"The only thing worse than being blind is having sight but no vision."
~ Hellen Keller ~
I've worn glasses since I was three years old. My parents took me to the eye specialist because I would stumble and bump into objects. Because I had a lazy left eye, I wore a patch covering my right eye during most of kindergarten to force my left eye to become stronger and focus better. While there was some improvement, it did not become as strong as my right eye.
Now it isn't as noticeable because of lightweight plastic lenses in my glasses, but as a child, the left lens of my glasses was thick and heavy, constantly making my glasses slide down on my nose.
Many years ago, I worked for a behavioral ophthalmologist - an eye doctor who specialized in vision training. He used eye muscle strengthening and other special eye exercises to help the eyes and brain work together to better interpret what the eyes see. The vision training was supposed to help people read better as well as help correct certain types of behavioral problems which were associated with poor vision.
My job was to watch the patients as they did the exercises he prescribed, charting the results and the way their eyes moved. Because of my eye problems, I had difficulty with certain exercises so he examined my eyes.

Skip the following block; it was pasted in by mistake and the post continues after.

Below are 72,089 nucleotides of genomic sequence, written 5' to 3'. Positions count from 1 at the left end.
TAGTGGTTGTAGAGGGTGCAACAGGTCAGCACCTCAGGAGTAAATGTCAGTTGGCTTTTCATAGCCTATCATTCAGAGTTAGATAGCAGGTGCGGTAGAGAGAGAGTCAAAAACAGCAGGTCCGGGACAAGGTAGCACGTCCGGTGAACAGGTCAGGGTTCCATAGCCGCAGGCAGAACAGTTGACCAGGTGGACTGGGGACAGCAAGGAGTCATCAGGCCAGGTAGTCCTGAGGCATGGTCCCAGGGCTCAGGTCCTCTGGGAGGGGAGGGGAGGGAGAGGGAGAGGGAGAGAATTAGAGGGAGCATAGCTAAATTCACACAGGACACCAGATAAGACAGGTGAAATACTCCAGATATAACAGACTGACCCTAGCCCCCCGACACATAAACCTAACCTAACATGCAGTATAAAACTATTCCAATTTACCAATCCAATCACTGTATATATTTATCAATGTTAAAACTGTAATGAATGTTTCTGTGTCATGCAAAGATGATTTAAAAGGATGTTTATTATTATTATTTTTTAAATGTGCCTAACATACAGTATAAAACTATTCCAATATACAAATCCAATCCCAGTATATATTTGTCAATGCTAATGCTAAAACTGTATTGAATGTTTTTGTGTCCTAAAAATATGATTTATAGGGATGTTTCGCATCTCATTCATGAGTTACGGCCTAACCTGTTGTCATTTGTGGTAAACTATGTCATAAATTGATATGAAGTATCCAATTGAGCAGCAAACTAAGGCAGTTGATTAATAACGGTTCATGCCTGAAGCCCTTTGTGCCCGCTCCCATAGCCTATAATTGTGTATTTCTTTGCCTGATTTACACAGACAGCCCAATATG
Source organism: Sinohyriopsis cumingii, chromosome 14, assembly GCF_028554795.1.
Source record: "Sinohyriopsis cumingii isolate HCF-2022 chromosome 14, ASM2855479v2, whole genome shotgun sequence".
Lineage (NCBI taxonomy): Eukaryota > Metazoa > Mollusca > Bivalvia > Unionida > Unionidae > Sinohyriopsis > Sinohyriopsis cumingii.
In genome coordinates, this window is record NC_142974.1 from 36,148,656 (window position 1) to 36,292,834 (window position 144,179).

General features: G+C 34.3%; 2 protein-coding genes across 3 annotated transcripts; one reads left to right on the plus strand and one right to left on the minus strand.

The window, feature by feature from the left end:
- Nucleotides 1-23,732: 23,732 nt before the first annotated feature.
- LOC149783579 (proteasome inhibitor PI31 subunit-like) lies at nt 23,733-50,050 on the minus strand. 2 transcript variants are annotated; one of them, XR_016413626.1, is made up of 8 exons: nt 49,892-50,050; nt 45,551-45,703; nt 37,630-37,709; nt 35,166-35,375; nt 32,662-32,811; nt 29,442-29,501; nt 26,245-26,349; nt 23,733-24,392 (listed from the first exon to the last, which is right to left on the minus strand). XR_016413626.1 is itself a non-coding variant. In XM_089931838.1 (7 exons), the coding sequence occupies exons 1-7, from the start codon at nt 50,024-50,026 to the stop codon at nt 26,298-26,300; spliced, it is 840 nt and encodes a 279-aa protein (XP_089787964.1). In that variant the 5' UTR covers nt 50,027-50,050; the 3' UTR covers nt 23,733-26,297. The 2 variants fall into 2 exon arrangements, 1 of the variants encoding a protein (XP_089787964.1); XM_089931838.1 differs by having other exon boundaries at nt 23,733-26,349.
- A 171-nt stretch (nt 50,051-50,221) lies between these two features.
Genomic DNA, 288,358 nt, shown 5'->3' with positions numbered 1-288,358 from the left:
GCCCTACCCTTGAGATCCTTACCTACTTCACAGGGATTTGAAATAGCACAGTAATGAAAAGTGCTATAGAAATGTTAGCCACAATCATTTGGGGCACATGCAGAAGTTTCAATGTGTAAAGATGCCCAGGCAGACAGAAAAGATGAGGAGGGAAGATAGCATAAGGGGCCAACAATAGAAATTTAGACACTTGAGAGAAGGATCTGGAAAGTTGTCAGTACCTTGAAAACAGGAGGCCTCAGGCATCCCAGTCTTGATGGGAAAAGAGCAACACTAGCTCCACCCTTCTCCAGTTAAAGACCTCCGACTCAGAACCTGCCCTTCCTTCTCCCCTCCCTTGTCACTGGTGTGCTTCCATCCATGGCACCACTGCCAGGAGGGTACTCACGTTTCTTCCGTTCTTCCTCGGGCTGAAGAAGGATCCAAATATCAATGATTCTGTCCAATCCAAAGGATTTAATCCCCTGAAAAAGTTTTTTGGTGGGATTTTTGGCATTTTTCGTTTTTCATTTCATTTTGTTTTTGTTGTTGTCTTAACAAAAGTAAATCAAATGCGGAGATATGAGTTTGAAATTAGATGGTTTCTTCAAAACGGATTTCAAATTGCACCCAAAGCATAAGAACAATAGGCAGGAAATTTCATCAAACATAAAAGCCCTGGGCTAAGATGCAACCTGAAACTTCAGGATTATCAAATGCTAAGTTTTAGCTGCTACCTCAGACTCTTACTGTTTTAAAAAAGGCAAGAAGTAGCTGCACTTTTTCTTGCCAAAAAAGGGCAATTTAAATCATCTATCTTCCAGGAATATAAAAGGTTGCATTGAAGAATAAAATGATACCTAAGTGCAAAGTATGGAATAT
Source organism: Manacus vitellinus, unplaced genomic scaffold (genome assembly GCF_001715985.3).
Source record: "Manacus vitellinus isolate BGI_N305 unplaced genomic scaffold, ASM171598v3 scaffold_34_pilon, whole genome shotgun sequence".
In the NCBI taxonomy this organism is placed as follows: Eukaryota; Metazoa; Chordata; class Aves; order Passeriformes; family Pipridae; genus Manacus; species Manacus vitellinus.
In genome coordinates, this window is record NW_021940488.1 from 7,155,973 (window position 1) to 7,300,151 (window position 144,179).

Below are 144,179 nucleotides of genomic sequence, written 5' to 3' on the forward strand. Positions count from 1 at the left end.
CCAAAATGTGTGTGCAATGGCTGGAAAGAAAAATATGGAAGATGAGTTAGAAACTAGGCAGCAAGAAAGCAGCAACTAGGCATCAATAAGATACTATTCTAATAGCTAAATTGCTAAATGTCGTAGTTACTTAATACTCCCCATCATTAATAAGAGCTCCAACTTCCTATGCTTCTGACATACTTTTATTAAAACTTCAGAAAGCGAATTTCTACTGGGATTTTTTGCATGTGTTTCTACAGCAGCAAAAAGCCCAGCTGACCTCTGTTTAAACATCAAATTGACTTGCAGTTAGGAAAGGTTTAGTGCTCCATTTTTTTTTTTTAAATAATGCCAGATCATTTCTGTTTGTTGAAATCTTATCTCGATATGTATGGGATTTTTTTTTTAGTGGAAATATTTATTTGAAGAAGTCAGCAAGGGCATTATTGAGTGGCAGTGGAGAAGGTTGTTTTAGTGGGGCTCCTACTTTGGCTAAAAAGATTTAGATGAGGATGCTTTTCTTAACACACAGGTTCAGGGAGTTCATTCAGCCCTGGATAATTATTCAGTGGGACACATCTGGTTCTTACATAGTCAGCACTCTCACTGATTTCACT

One of the things he found was that my eyes did not focus at the same point which frequently sent double images to my brain. My brain would react to the confusing double images by turning off one eye (usually the left one since it was the weaker one) for a fraction of a second. Without realizing it, I had learned to compensate somewhat by tilting my head slightly so both eyes would usually focus together. but it didn't fix the problem.
No wonder I would feel so clumsy and bump into things - I was frequently seeing out of only one eye! The doctor prescribed specific eye exercises to help my eyes work together better. The improvement was noticeable - my balance was better and I had an improved sense of general well-being.
This carried over into my spiritual life as well. So often, my mind and my heart would not focus at the same point - on Jesus. My eyes saw "reality" around me and my heart saw the Lord and what He said about my situation. This confusing spiritual double vision overwhelmed me to the point where my brain turned off the weaker image. Often it was the image of an overcoming Christ, leaving me with my fears. When that happened, I floundered and fell under the pressure.
But thankfully, over the years, God has worked with me, exercising my faith and my spiritual vision. When I see life's situations accurately with both my mind and heart, my fears are still there, but they don't overwhelm me. I am able to consciously shift my focus to Jesus, the author and finisher of my faith! He helps me rise above the fear and overcome in His strength.
How is your spiritual vision? Maybe it's time for a visit to the Great Ophthalmologist for some vision training?
If you would like to join us today, simply blog about the quote on your blog site, then visit Heather, our hostess for the day at her site "Mumblings of a Mommy Monk" and leave your blog URL along with the other participants.